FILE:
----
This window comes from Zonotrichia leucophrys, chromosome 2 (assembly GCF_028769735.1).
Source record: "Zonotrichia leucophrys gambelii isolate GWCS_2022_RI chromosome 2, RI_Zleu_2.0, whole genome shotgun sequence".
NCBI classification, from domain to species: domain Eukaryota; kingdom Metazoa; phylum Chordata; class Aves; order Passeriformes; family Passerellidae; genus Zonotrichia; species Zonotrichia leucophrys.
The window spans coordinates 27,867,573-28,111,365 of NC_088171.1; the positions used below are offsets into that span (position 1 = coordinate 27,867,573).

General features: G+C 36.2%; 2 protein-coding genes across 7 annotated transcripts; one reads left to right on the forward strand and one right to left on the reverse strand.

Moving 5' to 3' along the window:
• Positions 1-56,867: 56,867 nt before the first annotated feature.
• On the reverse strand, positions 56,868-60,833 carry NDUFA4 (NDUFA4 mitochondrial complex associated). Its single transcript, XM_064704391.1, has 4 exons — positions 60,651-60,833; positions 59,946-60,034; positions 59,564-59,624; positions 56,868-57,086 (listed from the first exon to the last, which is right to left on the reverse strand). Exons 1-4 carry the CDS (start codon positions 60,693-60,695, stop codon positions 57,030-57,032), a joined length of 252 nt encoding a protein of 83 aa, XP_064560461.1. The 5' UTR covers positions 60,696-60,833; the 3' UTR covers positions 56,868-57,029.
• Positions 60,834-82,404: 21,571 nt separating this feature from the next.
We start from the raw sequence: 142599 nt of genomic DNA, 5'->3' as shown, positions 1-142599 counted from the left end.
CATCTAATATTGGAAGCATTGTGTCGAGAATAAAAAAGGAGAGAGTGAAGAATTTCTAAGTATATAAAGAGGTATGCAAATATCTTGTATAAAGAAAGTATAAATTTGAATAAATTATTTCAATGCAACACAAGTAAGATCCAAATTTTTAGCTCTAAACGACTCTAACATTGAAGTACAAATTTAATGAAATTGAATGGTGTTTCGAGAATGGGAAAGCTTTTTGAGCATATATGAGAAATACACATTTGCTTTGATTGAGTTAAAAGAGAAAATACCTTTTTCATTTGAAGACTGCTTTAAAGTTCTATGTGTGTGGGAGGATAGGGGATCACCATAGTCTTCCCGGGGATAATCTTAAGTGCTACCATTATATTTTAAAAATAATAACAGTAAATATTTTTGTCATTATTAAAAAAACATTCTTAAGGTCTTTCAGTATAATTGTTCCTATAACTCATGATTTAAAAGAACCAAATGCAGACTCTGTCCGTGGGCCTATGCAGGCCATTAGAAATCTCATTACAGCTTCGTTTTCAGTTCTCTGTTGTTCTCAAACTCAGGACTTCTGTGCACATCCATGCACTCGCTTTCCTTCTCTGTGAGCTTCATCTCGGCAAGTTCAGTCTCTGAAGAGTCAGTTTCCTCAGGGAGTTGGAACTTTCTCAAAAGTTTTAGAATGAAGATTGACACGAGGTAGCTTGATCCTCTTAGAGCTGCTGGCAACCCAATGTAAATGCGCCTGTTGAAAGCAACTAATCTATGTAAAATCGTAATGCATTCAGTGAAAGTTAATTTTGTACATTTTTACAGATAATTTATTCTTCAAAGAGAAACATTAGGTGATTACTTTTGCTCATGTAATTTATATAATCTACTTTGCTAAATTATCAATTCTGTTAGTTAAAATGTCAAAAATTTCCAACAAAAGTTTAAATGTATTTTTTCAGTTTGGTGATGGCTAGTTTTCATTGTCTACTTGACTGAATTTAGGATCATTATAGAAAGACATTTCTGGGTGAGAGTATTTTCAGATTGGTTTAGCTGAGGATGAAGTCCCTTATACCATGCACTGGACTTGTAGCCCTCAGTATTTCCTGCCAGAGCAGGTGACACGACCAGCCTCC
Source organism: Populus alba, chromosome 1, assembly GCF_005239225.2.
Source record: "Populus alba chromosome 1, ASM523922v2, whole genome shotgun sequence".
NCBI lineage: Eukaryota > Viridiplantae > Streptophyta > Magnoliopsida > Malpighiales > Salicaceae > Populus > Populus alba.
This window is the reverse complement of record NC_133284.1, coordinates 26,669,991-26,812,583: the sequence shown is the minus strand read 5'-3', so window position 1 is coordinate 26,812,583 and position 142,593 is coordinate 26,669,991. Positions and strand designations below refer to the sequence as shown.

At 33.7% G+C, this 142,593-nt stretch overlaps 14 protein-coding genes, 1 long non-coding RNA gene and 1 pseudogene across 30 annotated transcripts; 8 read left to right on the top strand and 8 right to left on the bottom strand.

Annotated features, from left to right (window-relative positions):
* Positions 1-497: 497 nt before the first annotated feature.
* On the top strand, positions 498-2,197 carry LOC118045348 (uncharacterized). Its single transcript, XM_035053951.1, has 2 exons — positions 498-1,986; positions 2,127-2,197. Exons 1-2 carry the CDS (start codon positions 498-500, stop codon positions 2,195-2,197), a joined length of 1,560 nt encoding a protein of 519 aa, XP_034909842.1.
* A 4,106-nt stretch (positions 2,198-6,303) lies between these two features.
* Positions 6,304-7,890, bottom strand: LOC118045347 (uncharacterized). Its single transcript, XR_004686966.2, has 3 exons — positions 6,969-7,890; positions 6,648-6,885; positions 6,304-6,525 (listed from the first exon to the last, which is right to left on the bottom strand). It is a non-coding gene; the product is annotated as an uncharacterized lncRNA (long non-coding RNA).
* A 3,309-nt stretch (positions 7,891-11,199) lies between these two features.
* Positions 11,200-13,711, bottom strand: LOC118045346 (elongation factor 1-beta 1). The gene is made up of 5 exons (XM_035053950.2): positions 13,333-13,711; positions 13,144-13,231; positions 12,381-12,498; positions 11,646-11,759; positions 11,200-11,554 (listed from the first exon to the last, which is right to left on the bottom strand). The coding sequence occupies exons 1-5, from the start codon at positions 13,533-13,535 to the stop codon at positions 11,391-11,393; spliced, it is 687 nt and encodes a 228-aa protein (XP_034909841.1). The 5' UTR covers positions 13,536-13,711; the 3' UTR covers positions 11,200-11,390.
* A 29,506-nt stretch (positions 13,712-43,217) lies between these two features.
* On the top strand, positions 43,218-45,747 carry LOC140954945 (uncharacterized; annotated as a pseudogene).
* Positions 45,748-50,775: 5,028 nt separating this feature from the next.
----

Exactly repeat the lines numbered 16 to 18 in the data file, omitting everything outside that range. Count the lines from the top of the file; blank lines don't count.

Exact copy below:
At 33.7% G+C, this 142,593-nt stretch overlaps 14 protein-coding genes, 1 long non-coding RNA gene and 1 pseudogene across 30 annotated transcripts; 8 read left to right on the top strand and 8 right to left on the bottom strand.

Annotated features, from left to right (window-relative positions):
* Positions 1-497: 497 nt before the first annotated feature.